This almost sounds like the title for an article in some romance magazine and in a way, one could say the concept of romance does come into play with what the article is all about.
In our case, we, as IT professionals, have two choices to make about our future:
1. We can find a wonderful company to work for and hunker down for the long-term (i.e. retirement).
2. We can continue to sharpen our skills and choose an area of IT that has a deep need for new talent/specialty and then develop that expertise.
The end result of either option are vastly different and affect your professional career in many different ways.
Some choose option 1 and to them I say, good going. Others choose option 2 and that is where I usually find very interesting and very competitive people who are not only rofessionals (such as those who choose option 1) but have that extra spring in their walk and fire behind the eyes. The movers. The shakers. The make-it-happen-kind-of-people.
It really is no secret, those who thrive and survive within the environment of option 2 are the hot professionals of the IT industry.
"But wait." you say. Years ago you jumped head-first into a new set of skills and worked through the midnight oil to hone those skills and became one of those sought-after gurus of a new skillset. The doors were being knocked down to reach you, clients were promising big bucks and recruiters were practically fall over each other to win you over.
The love affair was heady and so very sweet to your wallet and ego. Others had the same idea and then they too went through the entire courtship and found great salaries and benefits.
Then the years just seemed to slip by and all of a sudden you wake up and realize the IT industry has become oversupplied by your type with the same set of skills. Jumping from employer to employer has become harder and winning and retaining new jobs much harder.
That is the cycle of an IT professional:
--> Learn skill set --> Courtship --> Corporate Marriage -->
Deliver baby --> 7 Year Itch --> Irrelevance --> Divorce
Now, complete this cycle, EVERY 12 - 18 MONTHS and you get the picture of what an IT professional endures if they wish to stay ahead of the game and employe new skills into an existing enterprise (if they are lucky to be a part of an innovative division, company).
Those that choose option 1 above will find that they cannot endure another cycle of IT Courtship and eventually ignore the reality of the situation and continue to live within the confins of their fantasy world. There are many (very many) who will hunker down and build a deeper expertise in existing skill set. Those that choose option 2 will look for newer and greener pastures and will find top-dollar and great companies that want to hire them.
If you haven't noticed, the world has changed in profound ways during the last decade. Money is tight and there are fresh faces in the crowd and all of them are by-products of a hi-tech society. You must differentiate yourself from the rest of the crowd if you wish to find yourself in that dizzying courtship that some professionals end up in...but how? The awful truth is that garnering new skills will not cut it in this day and age...I'll let you in on a secret.
Build your personal brand.
The world of business is build on the concept of branding. When you visit a grocery store you are bombarded by a myraid of brands, some new and some very well established within the market. When it comes down to choosing your choice of drink, are you going to go with something you associate with greater value or a no-name brand? See the picture?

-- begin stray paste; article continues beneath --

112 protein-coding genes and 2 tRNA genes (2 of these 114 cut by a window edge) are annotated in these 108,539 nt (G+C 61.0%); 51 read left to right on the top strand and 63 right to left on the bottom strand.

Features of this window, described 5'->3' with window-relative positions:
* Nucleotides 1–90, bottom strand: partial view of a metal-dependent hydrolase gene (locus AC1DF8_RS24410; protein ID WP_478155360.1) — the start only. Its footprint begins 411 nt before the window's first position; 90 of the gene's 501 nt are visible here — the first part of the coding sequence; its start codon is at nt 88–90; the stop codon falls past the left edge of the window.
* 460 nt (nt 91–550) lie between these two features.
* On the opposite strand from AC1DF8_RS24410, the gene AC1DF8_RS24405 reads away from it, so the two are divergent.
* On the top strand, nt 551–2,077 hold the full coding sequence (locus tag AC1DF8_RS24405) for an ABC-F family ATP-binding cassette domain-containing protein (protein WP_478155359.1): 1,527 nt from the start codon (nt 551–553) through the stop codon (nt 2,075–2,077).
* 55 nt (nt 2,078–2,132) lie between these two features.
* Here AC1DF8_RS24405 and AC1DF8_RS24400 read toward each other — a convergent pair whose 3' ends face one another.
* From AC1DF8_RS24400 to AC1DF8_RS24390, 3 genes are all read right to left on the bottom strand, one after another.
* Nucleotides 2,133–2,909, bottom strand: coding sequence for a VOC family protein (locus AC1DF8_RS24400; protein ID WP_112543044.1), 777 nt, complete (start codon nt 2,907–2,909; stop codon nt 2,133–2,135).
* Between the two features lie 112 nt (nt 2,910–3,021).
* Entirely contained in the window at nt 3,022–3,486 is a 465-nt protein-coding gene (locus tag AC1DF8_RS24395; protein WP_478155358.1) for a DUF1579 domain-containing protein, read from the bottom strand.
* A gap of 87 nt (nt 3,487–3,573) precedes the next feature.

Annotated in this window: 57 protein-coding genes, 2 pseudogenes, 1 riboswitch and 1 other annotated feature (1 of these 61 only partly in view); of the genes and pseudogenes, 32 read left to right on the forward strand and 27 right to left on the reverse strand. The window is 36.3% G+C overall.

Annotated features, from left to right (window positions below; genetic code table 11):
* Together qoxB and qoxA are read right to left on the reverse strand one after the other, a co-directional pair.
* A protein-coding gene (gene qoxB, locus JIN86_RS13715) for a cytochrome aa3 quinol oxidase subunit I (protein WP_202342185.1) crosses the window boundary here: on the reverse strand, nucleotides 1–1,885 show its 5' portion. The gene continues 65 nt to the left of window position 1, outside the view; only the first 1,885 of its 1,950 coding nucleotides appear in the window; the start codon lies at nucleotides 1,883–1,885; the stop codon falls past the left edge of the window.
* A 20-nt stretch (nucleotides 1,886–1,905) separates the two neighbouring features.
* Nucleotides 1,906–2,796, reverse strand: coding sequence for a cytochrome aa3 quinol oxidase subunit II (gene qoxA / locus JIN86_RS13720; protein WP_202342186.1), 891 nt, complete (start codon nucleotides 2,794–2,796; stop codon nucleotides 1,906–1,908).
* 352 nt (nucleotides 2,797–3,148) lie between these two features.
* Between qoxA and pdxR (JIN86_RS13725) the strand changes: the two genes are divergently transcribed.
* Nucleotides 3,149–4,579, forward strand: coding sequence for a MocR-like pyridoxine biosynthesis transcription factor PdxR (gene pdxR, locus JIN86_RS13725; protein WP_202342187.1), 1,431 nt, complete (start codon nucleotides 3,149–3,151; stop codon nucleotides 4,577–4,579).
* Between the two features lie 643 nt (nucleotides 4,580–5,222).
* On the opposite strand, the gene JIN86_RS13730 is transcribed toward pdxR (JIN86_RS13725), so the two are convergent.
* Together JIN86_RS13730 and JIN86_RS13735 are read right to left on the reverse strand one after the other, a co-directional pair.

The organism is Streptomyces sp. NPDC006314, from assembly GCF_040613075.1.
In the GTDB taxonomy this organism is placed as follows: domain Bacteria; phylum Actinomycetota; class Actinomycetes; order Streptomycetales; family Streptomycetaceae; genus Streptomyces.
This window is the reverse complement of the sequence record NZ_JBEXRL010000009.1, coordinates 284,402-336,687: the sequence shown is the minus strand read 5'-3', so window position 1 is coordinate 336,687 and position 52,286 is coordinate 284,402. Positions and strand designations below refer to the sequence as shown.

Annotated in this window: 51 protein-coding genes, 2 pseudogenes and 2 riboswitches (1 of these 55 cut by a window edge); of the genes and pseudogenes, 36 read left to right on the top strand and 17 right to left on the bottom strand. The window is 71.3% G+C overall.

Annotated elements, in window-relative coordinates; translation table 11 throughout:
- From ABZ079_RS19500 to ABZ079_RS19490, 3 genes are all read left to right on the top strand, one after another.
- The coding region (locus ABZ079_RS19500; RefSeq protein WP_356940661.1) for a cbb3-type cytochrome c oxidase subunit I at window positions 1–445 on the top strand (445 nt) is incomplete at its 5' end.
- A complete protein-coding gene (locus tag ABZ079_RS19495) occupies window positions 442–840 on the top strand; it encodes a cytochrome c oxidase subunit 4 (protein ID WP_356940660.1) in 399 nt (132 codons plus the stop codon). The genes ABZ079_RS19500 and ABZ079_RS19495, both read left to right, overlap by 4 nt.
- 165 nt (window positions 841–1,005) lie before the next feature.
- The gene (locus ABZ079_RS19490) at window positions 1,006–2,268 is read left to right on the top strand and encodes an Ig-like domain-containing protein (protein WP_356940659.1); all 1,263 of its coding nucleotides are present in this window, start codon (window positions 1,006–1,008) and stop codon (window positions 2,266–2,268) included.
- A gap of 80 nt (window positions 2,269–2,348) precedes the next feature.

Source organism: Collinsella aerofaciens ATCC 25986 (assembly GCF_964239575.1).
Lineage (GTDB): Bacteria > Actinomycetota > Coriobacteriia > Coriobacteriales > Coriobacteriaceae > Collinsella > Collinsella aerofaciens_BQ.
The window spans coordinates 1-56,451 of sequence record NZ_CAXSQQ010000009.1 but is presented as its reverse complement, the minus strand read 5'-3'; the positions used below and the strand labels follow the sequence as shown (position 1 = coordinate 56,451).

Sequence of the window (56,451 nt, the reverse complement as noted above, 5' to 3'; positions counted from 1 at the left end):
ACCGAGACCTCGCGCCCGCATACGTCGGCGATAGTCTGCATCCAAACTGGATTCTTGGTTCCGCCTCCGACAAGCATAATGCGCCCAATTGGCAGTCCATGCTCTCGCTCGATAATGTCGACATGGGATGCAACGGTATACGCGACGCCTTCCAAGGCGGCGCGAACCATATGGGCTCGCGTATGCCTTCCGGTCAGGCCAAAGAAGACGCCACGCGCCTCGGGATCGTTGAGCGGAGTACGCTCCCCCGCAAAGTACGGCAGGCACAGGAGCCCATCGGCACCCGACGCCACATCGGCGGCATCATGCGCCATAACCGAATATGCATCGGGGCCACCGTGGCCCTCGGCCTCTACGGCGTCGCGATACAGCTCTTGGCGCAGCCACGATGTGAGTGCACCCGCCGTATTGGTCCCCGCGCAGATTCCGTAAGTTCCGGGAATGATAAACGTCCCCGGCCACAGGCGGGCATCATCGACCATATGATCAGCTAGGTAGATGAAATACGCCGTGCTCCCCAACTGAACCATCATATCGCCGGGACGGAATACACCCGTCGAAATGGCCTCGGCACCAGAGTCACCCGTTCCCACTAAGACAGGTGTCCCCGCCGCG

Developing and building on your personal brand comes with great benefits; implied assurance, lower cost to "make the sale", and higher value.
Your success within your field has helped you to lay the ground work for establishing assurance that you provide customer satisfaction -- you get the job done! You also have developed a level of trust with past clients that you can deliver and this translates into implied assurance when you go to make your next "sale" (job searching).
Personal branding is not a fad and not something you can achieve within 6 months or even a year. Personal branding is a mind-set that accompanies you along your career journey. This journey takes continuing exposure to experience, strategic posturing, passion, thought leadership, and a desire to be recognized as a true industry leader within your market niche.
Experience: its not the number of years within your profession but what you have accomplished within those years. Focus is on accomplishment...let me repeat, focus is on accomplishment...not years.
Thought-Leadership: in other areanas it can be called, "creativity." Have you spawn new ideas within your job? How has it impacted the client? The customers?
Passion: it's not a job, its a way of life. You LOVE what you do and that is part of what makes you HOt in IT!
In the end, when it comes to personal branding building you must consider these stages:
Discover: who are you and what strengths can you leverage with results?
Design: Who is your audience and have you picked the right ones to court and make a committment to?
Deploy: once you have found your perfect "mate" you must deploy your skills in an effective manner and follow-up on your promises.
Deal: complete your promises by delivering!
It doesn't matter where you are within your career: it is never too late to start working on laying the foundation for personal branding!
[About the Author: Phil Robles is an IT professional with over 15 years experience working numerous IT roles within 5 major industries. He is also a business owner (DaVinciWorks™ & SMEOracle™). Phil is an Air Force veteran, has a B.S. Social Psychology degree from Park University, a Master, Information Systems degree from University of Phoenix, AZ, and is currently working on his Doctorate in Management and Organizational Leadership with a specialty in IT Services, University of Phoenix, AZ]